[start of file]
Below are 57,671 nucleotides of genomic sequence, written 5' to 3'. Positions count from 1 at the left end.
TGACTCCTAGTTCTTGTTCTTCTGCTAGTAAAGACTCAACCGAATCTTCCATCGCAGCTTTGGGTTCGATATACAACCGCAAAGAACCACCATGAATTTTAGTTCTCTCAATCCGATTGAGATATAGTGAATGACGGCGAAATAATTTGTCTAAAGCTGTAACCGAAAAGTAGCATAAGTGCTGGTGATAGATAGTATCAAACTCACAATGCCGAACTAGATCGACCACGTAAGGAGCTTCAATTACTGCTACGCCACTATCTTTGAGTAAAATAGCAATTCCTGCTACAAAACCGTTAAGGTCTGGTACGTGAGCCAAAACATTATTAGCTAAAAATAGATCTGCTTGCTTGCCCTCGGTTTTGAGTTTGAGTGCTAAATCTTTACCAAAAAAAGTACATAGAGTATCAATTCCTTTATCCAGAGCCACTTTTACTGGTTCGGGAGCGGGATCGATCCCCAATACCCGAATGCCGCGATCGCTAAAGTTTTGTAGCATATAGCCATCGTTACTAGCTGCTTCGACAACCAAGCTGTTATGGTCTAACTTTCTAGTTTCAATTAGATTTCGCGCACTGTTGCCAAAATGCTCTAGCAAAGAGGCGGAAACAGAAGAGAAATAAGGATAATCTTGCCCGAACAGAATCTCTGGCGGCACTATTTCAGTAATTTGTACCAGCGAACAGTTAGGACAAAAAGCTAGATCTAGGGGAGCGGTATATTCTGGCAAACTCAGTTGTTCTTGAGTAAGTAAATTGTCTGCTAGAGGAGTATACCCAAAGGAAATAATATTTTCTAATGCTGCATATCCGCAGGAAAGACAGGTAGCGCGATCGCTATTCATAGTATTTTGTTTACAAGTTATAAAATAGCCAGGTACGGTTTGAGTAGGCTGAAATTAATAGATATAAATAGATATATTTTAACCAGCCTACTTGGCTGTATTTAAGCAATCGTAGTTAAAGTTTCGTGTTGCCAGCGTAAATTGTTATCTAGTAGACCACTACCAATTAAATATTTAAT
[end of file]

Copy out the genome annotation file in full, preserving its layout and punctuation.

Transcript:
Below are 57,671 nucleotides of genomic sequence, written 5' to 3'. Positions count from 1 at the left end.
TGACTCCTAGTTCTTGTTCTTCTGCTAGTAAAGACTCAACCGAATCTTCCATCGCAGCTTTGGGTTCGATATACAACCGCAAAGAACCACCATGAATTTTAGTTCTCTCAATCCGATTGAGATATAGTGAATGACGGCGAAATAATTTGTCTAAAGCTGTAACCGAAAAGTAGCATAAGTGCTGGTGATAGATAGTATCAAACTCACAATGCCGAACTAGATCGACCACGTAAGGAGCTTCAATTACTGCTACGCCACTATCTTTGAGTAAAATAGCAATTCCTGCTACAAAACCGTTAAGGTCTGGTACGTGAGCCAAAACATTATTAGCTAAAAATAGATCTGCTTGCTTGCCCTCGGTTTTGAGTTTGAGTGCTAAATCTTTACCAAAAAAAGTACATAGAGTATCAATTCCTTTATCCAGAGCCACTTTTACTGGTTCGGGAGCGGGATCGATCCCCAATACCCGAATGCCGCGATCGCTAAAGTTTTGTAGCATATAGCCATCGTTACTAGCTGCTTCGACAACCAAGCTGTTATGGTCTAACTTTCTAGTTTCAATTAGATTTCGCGCACTGTTGCCAAAATGCTCTAGCAAAGAGGCGGAAACAGAAGAGAAATAAGGATAATCTTGCCCGAACAGAATCTCTGGCGGCACTATTTCAGTAATTTGTACCAGCGAACAGTTAGGACAAAAAGCTAGATCTAGGGGAGCGGTATATTCTGGCAAACTCAGTTGTTCTTGAGTAAGTAAATTGTCTGCTAGAGGAGTATACCCAAAGGAAATAATATTTTCTAATGCTGCATATCCGCAGGAAAGACAGGTAGCGCGATCGCTATTCATAGTATTTTGTTTACAAGTTATAAAATAGCCAGGTACGGTTTGAGTAGGCTGAAATTAATAGATATAAATAGATATATTTTAACCAGCCTACTTGGCTGTATTTAAGCAATCGTAGTTAAAGTTTCGTGTTGCCAGCGTAAATTGTTATCTAGTAGACCACTACCAATTAAATATTTAAT